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  • Greece’s New Authoritarian and Undemocratic Rule

  • By Angelina Giannopoulou | 05 Dec 19 | Posted under: Greece
  • The recently elected right-wing New Democracy government is completely in the service of the 'law and order' doctrine.

    During the last weeks in Greece, mainly in Athens, we have been facing a wave of police repression with numerous daily incidents that reveal one of the main strategic goals of the right-wing government of "New Democracy": authoritarianism, fear, and the muzzling of the left. One could say that the right wing traditionally has used police and state repression to control any progressive and radical social reaction as well as to challenge the organised activism of the political left. And it is true that the police in Greece has always been a deeply undemocratic, violent body penetrated by the most conservative, nationalist, and far-right political ideology of the modern Greek state. However, it is always necessary for the Left to be capable of analysing the political and ideological shifts, without making facile historical comparisons or frivolous predictions.

    Within three weeks, a newly elected government decided to mount a frontal attack on the university students’ movement that has been on the streets for almost two months now because of a new reform promoted by the government that boosts the privatisation of Greece’s higher education system. Fear-stricken by the possible escalation of the movement on the eve of the anniversary of the Athens Polytechnic uprising, the University Council of the Athens University of Economics and Business (formerly the ASOEE) decided to lock out the university a few days before 17 November. The students resisted and tried to reoccupy the University when the government sent a fully armed and aggressive police force to the University. The police attacked 200 students while tossing tear gas in their midst, bashing their heads with batons. However, for the media – which are nothing but a propaganda machine of the right wing – this was a courageous decision of the government to put an end to the 'delinquency' within Greece’s academic institutes.

    In parallel, and on a typical Saturday night, the police invaded a night club in the city centre, forcing 300 young people onto their knees with their hands behind their heads as if they were awaiting execution. The invasion was allegedly to enforce a drug law, but who can imagine citizens being treated this way while they are having drinks and dancing in a nightclub? A woman reported that the police forced her to undress herself in front of the crowd and while she was talking to them about her democratic rights, a policeman responded 'Here we have no democracy, do you understand?'

    Alongside the attack on the students’ movement, the government is hellbent on settling its score with Exarcheia, the neighborhood in the centre of Athens that has for decades been a space of social and political resistance. The police has been roaming the streets of Exarcheia, assaulting and arresting people without a reason or warrant, mainly members of left or anarchist/autonomous political organisations and militant university students. The assaults reach the level of real torture of citizens by the police, with fake accusations to make leftists and anarchists appear guilty and part of terrorist groups.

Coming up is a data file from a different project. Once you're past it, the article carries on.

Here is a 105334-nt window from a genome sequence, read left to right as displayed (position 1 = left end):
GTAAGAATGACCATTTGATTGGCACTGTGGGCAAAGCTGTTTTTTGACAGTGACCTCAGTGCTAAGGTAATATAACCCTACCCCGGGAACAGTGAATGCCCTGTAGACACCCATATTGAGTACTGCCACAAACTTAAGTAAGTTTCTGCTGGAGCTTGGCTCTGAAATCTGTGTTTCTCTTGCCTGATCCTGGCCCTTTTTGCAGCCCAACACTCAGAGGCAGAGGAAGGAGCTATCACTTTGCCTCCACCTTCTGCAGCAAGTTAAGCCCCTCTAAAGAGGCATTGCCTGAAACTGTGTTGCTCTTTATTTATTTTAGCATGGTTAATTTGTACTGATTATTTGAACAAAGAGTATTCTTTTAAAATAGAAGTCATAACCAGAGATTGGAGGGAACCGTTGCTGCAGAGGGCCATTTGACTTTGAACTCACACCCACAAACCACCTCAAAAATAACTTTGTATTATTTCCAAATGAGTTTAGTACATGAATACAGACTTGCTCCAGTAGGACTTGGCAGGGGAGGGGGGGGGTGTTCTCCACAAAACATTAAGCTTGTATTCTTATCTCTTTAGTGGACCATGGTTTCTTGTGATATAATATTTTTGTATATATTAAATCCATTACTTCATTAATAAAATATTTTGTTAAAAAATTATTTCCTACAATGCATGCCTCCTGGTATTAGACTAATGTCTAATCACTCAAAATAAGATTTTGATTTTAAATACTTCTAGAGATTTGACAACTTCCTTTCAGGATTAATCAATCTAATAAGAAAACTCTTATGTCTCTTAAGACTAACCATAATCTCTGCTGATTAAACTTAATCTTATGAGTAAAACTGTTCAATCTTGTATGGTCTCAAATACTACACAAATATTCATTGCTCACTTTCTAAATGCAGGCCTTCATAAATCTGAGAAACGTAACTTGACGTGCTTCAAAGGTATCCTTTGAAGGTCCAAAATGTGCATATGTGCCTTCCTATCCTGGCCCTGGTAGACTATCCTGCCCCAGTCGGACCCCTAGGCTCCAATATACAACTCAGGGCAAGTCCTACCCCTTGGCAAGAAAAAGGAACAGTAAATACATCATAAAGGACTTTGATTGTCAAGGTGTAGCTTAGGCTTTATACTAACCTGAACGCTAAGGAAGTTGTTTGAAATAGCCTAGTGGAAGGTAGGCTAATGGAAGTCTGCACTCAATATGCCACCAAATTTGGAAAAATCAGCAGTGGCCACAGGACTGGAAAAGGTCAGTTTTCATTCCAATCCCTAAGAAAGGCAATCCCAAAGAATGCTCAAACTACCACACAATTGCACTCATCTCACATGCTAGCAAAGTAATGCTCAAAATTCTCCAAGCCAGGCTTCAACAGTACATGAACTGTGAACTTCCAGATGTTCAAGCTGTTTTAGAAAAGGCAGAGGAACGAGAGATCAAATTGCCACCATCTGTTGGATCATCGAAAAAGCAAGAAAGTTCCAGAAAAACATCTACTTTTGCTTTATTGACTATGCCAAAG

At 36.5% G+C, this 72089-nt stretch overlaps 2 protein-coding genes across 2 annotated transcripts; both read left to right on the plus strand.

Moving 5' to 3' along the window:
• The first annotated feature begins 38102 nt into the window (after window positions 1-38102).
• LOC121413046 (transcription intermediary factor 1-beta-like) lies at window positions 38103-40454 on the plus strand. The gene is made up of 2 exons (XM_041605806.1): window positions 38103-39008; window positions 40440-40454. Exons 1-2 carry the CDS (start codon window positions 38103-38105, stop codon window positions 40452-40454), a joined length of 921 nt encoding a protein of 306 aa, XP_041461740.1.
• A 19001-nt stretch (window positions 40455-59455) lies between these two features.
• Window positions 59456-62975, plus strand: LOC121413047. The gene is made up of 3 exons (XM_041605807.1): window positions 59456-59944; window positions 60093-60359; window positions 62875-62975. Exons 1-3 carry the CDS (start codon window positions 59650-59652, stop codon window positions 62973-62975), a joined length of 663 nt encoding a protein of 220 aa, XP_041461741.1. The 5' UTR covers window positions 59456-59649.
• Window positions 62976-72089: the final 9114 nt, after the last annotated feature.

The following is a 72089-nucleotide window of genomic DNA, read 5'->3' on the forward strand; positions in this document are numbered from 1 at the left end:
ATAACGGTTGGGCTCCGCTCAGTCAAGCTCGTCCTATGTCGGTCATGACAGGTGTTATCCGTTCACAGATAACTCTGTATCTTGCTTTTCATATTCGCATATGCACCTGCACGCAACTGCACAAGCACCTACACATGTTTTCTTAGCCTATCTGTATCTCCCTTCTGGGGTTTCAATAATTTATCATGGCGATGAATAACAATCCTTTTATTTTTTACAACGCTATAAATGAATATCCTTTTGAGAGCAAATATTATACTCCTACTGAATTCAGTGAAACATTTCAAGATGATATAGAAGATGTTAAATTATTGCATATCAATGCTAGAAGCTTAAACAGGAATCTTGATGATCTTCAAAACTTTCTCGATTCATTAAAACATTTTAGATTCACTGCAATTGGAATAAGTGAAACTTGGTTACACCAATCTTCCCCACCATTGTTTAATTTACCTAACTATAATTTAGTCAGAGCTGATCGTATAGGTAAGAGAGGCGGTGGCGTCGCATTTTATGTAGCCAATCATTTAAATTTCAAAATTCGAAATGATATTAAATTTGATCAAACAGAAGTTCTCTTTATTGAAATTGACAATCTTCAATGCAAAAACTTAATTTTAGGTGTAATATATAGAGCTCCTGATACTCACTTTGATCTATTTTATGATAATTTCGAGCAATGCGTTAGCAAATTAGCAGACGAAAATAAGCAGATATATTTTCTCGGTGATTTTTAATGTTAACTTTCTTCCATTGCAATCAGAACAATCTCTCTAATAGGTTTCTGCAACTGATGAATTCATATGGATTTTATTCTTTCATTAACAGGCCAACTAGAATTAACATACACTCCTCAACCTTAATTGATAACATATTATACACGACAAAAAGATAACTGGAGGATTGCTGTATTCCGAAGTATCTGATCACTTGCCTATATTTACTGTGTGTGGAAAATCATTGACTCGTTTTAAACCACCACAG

The state violence of the last weeks peaked on the night of 17 November, after the huge popular demonstration for the 46th anniversary of the Athens Polytechnic uprising. The demonstration was massive (more than 25,000 people), vocal and peaceful, the people managed to safeguard it and many Mps of the Left were present. Alexis Tsipras was also there, marching with his Syriza comrades, being the first ex-Prime Minister in the history of Greece’s parliamentary democracy that participated in such a demonstration. Therefore, despite the hideous climate of fear the government had cultivated (more than 5,000 fully-armed policemen, two drones, 50 police motorcycles, etc.), the people were able to keep safe after they had demonstrated against the deeply unpopular and antidemocratic strategies of the Greek government. Nevertheless, after the demonstration a horrendous, mega police operation took place in Exarcheia with dozens of policemen attacking, beating, and arresting -under fake accusations -random citizens who were just passing by the neighborhood, going back home, walking on the streets. Numerous videos recorded by citizens’ cell phones that reveal the extent of police brutality that night have been shared through various media but mostly social media. It was the kind of law and order that could have been fantasized by a totalitarian regime of past epochs – images incompatible with a western, democratic state.     

    Prime Minister Mitsotakis had declared 'less state' during his electoral campaign, and by that he meant the recruitment of 1,500 policemen and 1,200 border guards, while leaving public schools without teachers, especially those in our islands. This government requires a ferocious police force. It needs fear, terror, and silence. Its strategy of bringing about a complete neoliberal reform of the whole state structure, the economy, labour relations, etc. will not be peaceful. They already know what the social and political reaction will be. They must therefore be prepared to safeguard themselves. However, no matter how secure they think they are, people’s will, people’s power, and the struggle of the Left are -and have always been- the unknown quantity.


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